But when it is depleted, when people come to believe that the “system” does not reflect their values, is not under their control, and no longer works to their benefit, economies will underperform. 

Why is trust eroding? We can identify three important factors. 

First, is the reaction to globalization—or, more specifically the dislocations that have occurred in our interconnected global economy. Many people believe that it has not delivered fair outcomes and that there is a lack of accountability for leaders and those who have gained the most. 

Second, the global financial crisis, and the slow, decade-long recovery that followed exacerbated this trend. Governments have been blamed for failing to prevent the crisis in the first place, and then compounding the difficulties by failing to engineer a swift recovery. For many, the past decade only provided proof that special interests had hijacked institutions, with working people left holding the bag.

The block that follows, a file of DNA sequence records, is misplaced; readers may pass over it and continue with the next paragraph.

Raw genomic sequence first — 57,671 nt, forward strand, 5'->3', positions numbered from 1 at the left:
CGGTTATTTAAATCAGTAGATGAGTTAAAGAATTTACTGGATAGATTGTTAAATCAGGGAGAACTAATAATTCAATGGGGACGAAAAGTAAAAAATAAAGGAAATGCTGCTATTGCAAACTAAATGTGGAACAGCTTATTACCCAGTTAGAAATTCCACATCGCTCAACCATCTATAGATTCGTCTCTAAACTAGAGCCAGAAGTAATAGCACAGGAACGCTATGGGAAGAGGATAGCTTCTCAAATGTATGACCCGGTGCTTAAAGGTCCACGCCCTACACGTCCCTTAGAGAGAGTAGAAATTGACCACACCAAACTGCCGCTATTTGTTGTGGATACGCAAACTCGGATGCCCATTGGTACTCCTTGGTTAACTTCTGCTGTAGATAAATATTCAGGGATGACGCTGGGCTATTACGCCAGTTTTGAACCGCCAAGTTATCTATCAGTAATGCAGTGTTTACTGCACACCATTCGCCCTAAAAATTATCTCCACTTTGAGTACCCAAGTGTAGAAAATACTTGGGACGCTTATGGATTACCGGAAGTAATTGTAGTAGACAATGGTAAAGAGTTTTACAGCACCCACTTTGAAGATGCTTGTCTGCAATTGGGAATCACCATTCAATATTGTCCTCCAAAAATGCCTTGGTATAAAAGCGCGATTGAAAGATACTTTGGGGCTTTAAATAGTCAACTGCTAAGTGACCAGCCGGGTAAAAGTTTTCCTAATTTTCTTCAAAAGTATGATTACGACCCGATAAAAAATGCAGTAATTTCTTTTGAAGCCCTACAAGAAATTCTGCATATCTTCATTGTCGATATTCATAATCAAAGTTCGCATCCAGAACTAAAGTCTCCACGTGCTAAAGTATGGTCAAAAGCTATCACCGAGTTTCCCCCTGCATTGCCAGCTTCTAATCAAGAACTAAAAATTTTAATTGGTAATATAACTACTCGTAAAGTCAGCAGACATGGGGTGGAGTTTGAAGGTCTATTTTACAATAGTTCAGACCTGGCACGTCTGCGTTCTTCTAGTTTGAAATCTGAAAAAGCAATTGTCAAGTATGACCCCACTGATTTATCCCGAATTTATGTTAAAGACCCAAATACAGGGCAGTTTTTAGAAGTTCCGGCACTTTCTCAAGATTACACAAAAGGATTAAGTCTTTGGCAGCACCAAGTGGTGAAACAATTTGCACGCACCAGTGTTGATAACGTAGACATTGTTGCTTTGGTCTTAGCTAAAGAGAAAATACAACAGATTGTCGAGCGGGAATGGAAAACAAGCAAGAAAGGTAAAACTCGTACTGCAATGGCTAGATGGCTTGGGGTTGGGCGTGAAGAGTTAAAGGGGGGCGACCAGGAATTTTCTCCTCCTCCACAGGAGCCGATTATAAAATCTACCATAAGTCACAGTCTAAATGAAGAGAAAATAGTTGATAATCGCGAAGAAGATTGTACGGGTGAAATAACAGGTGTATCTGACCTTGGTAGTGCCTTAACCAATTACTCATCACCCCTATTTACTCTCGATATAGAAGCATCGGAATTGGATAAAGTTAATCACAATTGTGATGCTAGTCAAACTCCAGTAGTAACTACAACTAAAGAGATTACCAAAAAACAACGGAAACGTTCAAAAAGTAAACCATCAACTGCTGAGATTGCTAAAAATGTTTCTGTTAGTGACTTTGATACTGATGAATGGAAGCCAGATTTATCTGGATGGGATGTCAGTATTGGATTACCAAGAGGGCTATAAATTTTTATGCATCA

Deep anger was directed at the bankers—although, ironically, recent surveys show that trust in banks is now returning. That no doubt reflects the reforms and regulation that followed the crisis, which underlines one key lesson: trust can be rebuilt. 

The third factor is technology. The rise of automation, AI, big data, e-commerce, and fintech each have huge potential. But they also deepen worries about the future of work, the sustainability of established businesses, the spread of cyber-criminality, and the weaponization of data. It should come as no surprise that we are witnessing a loss of trust in the big internet giants; witness the pressure being brought to bear on Facebook over privacy issues. 

We are in a trust recession. Certain consequences of that recession are clear. The rise of populist political parties and protectionist sentiments may be the most obvious, along with the anger in many countries about income inequality. But we see a deeper tendency at work—a shift as people identify with and trust in fragmented, localized entities; where citizens feel they can regain a sense of control. This includes civil society organizations, single-issue movements, on-line groups and communities that form on social media.